How do you think this election has impacted the view of the US around the world?
As it happens, I published an essay before the election on international challenges facing the next President, which I immodestly commend to our readers and can be found here.
This election result has shocked world opinion. There’s no other way to put it. The reactions from our European allies have reflected the disorientation. German Chancellor Angela Merkel even felt the need to remark that our alliance is built on common values that need to be respected, which many read as a rebuke of Donald Trump’s campaign rhetoric. America’s rivals such as Russia and China are watching, encouraged in part by his rhetorical departures from the Obama Administration, but still nervous about what such an unpredictable personality will do with the powers of the Presidency.
A lot depends here as well upon how President-Elect Trump chooses to present himself. His rhetorical defenses of American interests may mean that his Administration will be less interventionist than his predecessors, which is not a completely bad thing. But the world needs a United States that will be cooperative and engaged. The question is whether his Administration will be more unilateral in both its interventions and its withdrawals which could threaten to add more instability to a very unstable world. The first foreigners the Trump campaign has reached out to in victory are right-wing populists such as Nigel Farage in Britain and Marion Maréchal-Le Pen in France. That is not terribly encouraging.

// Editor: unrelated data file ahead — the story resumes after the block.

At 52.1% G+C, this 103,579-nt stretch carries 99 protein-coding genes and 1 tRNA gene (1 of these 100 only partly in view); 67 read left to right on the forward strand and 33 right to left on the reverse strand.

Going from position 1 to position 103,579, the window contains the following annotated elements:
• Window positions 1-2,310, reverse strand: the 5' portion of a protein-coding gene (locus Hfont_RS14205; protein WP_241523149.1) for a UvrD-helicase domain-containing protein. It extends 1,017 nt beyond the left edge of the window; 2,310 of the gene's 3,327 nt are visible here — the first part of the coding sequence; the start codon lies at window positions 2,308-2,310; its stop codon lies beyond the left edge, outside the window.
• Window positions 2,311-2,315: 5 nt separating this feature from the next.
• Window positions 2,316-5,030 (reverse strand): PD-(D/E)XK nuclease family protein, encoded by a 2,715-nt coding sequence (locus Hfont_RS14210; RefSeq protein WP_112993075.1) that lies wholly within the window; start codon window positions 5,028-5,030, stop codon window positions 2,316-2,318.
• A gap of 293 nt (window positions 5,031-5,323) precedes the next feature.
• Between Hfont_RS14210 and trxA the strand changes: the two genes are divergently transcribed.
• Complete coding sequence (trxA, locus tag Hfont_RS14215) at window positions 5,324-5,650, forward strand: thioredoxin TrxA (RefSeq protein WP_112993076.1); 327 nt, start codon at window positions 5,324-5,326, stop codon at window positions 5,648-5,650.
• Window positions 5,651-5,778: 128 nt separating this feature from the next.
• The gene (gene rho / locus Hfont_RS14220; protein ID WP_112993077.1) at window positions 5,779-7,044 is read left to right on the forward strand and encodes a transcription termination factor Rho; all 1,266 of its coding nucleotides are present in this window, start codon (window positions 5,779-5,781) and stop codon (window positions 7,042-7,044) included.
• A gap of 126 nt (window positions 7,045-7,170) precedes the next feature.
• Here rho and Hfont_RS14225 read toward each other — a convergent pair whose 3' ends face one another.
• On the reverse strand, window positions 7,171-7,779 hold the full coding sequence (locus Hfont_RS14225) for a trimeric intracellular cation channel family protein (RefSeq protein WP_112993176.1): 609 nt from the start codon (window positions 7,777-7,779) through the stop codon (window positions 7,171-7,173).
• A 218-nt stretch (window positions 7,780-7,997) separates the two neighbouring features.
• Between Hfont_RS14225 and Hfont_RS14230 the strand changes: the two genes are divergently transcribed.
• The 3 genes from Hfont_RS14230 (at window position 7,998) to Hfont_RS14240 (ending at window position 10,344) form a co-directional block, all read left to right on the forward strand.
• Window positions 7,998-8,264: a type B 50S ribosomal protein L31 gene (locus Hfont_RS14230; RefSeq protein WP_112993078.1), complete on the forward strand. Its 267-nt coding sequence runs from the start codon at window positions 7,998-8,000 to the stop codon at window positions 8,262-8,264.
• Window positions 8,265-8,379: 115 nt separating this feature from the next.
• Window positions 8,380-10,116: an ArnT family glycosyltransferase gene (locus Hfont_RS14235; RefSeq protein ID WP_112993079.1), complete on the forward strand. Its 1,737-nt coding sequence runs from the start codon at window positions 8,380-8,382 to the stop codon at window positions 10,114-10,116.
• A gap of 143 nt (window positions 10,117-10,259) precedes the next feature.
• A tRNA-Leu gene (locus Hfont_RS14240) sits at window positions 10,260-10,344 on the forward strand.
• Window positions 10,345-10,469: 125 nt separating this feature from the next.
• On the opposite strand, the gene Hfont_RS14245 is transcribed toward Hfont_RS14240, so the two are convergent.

Any predictions for four years from now?
This result has reinforced my belief that making predictions is a dangerous business. It’s much easier to be a historian and show how everything was inevitable.
For the moment, though I’ll make four general predictions:
- The Republican majorities in Congress will try to push through the legislative agenda that has been blocked by President Obama—such as repeal of significant portions of the Affordable Care Act, and changes to the tax system, for starters. Those policy decisions, which will be necessary to keep the peace between Congress and President Trump, and to give them each a chance to show that they can deliver on their promises, will nonetheless disappoint a great many people who voted for Trump hoping that it would improve their economic situation.
- The Democrats will be reduced to playing defense in Congress, trying to block as much as they can, and will place their hopes in an electoral backlash in the 2018 midterms elections.
- President Trump will try to win the debate by deploying the same strategies he did in his campaign—large public rallies, attacks on the media, and harsh criticism of his political opponents.
- The ensuing arguments will put significant strain on the already badly frayed American political and social fabric. And the whole world will be watching intently.
Fasten your seatbelts.